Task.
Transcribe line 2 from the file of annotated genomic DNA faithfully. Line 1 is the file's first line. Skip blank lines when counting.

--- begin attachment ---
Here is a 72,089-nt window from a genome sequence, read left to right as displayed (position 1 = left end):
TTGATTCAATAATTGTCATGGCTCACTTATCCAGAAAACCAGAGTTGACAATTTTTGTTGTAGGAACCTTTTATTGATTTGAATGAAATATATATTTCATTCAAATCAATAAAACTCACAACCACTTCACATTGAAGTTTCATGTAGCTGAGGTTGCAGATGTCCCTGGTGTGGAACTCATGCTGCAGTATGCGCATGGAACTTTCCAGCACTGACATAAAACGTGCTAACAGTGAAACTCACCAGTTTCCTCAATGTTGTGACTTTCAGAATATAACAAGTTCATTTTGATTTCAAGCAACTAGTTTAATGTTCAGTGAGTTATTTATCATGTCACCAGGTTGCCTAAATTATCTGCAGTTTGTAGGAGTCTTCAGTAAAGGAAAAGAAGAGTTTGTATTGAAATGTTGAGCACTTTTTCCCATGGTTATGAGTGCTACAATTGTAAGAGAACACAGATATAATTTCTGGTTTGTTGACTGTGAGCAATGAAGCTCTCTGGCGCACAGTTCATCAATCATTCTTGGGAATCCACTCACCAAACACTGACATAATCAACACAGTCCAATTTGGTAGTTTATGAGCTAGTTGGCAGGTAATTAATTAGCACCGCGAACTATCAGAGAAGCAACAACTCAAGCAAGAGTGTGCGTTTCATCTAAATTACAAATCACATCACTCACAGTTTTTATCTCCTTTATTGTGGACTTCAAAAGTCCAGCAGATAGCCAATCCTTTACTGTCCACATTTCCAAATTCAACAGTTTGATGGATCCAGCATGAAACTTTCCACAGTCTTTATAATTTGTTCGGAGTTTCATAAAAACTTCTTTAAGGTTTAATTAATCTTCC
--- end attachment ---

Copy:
TTGATTCAATAATTGTCATGGCTCACTTATCCAGAAAACCAGAGTTGACAATTTTTGTTGTAGGAACCTTTTATTGATTTGAATGAAATATATATTTCATTCAAATCAATAAAACTCACAACCACTTCACATTGAAGTTTCATGTAGCTGAGGTTGCAGATGTCCCTGGTGTGGAACTCATGCTGCAGTATGCGCATGGAACTTTCCAGCACTGACATAAAACGTGCTAACAGTGAAACTCACCAGTTTCCTCAATGTTGTGACTTTCAGAATATAACAAGTTCATTTTGATTTCAAGCAACTAGTTTAATGTTCAGTGAGTTATTTATCATGTCACCAGGTTGCCTAAATTATCTGCAGTTTGTAGGAGTCTTCAGTAAAGGAAAAGAAGAGTTTGTATTGAAATGTTGAGCACTTTTTCCCATGGTTATGAGTGCTACAATTGTAAGAGAACACAGATATAATTTCTGGTTTGTTGACTGTGAGCAATGAAGCTCTCTGGCGCACAGTTCATCAATCATTCTTGGGAATCCACTCACCAAACACTGACATAATCAACACAGTCCAATTTGGTAGTTTATGAGCTAGTTGGCAGGTAATTAATTAGCACCGCGAACTATCAGAGAAGCAACAACTCAAGCAAGAGTGTGCGTTTCATCTAAATTACAAATCACATCACTCACAGTTTTTATCTCCTTTATTGTGGACTTCAAAAGTCCAGCAGATAGCCAATCCTTTACTGTCCACATTTCCAAATTCAACAGTTTGATGGATCCAGCATGAAACTTTCCACAGTCTTTATAATTTGTTCGGAGTTTCATAAAAACTTCTTTAAGGTTTAATTAATCTTCC